Chinese Super League football club owners asked not to “burn money” on “irrational investments”

Football with Chinese Characteristics

By Chan Cheow Pong | January 7, 2017

Is the money mine or yours?

This thought could well be going on in the minds of Chinese Super League (CSL) football club owners, after a recent interview with a spokesperson of the General Administration of Sport of China.

In the interview transcript, the spokesperson said that the Chinese government will “regulate and restrain high-priced signings, and make reasonable restrictions on players’ high incomes”.

Describing the clubs’ extravagant spending as “burning money”, the spokesperson also said the government will “set the upper limit” for transfer fees and income, and control “irrational investment”. The goal is to build “clubs with longevity”.

The beginning of the end to trophy signings for Chinese clubs?

The CSL started in 2004 with 12 teams after a rebranding, before expanding to 16 sides in the current format.

Its 2017 campaign will begin in March and end in November.

In China where the government decides almost everything, including what to dream, it’s perhaps not surprising that it is now involved in regulating how private football clubs should spend money.

In a rush to support Chinese President Xi Jinping’s vision to transform China into a football superpower, Chinese clubs have broken the Asian transfer record four times in 2016 as they spent huge amounts of money to lure world-class footballers to the country.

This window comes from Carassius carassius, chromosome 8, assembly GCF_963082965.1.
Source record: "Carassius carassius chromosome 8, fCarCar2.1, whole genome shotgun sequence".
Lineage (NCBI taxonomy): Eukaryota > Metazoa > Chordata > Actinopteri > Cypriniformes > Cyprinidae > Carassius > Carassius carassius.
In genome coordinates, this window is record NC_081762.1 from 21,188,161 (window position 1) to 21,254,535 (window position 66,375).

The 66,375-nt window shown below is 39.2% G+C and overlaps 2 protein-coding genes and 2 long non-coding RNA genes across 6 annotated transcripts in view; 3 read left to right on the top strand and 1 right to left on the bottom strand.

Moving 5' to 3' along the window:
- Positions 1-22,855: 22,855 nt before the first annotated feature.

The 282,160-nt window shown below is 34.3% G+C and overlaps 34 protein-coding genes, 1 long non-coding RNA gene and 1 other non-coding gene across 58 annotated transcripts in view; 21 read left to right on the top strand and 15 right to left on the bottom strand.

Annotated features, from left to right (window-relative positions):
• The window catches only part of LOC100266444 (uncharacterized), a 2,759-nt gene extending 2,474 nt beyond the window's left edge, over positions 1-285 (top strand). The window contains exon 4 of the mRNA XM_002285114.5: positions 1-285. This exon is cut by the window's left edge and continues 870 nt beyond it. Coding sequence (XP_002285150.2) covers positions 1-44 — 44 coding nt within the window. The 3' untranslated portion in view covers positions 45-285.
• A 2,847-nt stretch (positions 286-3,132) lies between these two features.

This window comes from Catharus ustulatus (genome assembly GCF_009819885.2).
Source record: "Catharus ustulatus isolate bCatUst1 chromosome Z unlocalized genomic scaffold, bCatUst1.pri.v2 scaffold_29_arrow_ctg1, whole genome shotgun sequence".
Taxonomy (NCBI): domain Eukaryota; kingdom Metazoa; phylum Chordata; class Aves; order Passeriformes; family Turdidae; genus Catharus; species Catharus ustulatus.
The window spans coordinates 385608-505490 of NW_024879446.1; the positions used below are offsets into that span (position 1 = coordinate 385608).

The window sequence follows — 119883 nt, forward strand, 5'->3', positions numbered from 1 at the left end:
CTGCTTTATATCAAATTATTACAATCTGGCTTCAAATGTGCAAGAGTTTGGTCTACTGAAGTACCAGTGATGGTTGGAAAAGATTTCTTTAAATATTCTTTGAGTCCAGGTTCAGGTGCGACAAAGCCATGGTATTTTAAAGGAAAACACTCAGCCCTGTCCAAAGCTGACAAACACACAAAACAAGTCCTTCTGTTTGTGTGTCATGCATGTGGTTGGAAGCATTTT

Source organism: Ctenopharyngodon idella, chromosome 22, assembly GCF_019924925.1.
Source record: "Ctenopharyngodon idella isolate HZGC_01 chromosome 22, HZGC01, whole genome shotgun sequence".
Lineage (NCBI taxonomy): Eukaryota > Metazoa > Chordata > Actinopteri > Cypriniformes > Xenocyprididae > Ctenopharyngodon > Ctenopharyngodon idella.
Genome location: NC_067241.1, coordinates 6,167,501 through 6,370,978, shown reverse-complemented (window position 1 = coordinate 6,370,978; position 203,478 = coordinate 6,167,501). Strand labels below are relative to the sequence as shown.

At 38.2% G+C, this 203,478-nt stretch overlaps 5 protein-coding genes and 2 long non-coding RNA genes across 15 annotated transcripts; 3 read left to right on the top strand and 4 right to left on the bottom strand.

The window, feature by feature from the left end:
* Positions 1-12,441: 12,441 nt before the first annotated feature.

Shanghai SIPG’s £52m acquisition of Oscar from Chelsea and Carlos Tevez’s £71m move to Shanghai Shenhua recently suggest the big spending will continue this year.

Source: Oscar Facebook
Source: Oscar Facebook

The latest government intervention will most likely spell the end of trophy signings for Chinese clubs.

Source: Carlos Tevez Facebook.
Source: Carlos Tevez Facebook.

Remember government interference in football was banned?

Well, this is football with Chinese characteristics.

But obviously, a few Chinese millionaires have not received the government memo yet.

Top photo from Getty Images.

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About Chan Cheow Pong

It took Cheow Pong two decades to recover from the trauma of memorising General Paper essays before he was ready to be an English writer. In between affliction and recovery, he thoroughly enjoyed his time writing in Chinese and doing Chinese translations.

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